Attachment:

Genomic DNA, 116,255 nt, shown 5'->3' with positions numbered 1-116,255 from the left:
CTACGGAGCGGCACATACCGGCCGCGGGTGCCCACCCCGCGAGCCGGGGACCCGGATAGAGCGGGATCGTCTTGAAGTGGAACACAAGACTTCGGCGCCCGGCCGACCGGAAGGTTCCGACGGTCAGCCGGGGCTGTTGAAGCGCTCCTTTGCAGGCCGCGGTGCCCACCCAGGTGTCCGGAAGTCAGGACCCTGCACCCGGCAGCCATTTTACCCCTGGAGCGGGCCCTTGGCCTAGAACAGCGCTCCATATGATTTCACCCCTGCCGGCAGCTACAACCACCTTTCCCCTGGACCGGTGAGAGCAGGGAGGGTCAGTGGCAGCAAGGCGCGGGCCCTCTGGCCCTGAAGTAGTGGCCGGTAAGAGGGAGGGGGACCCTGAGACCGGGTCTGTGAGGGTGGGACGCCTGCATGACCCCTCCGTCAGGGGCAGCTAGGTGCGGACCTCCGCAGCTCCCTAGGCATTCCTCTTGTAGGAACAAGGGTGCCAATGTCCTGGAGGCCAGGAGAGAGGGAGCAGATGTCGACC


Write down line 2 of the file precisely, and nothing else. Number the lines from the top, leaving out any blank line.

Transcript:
CTACGGAGCGGCACATACCGGCCGCGGGTGCCCACCCCGCGAGCCGGGGACCCGGATAGAGCGGGATCGTCTTGAAGTGGAACACAAGACTTCGGCGCCCGGCCGACCGGAAGGTTCCGACGGTCAGCCGGGGCTGTTGAAGCGCTCCTTTGCAGGCCGCGGTGCCCACCCAGGTGTCCGGAAGTCAGGACCCTGCACCCGGCAGCCATTTTACCCCTGGAGCGGGCCCTTGGCCTAGAACAGCGCTCCATATGATTTCACCCCTGCCGGCAGCTACAACCACCTTTCCCCTGGACCGGTGAGAGCAGGGAGGGTCAGTGGCAGCAAGGCGCGGGCCCTCTGGCCCTGAAGTAGTGGCCGGTAAGAGGGAGGGGGACCCTGAGACCGGGTCTGTGAGGGTGGGACGCCTGCATGACCCCTCCGTCAGGGGCAGCTAGGTGCGGACCTCCGCAGCTCCCTAGGCATTCCTCTTGTAGGAACAAGGGTGCCAATGTCCTGGAGGCCAGGAGAGAGGGAGCAGATGTCGACC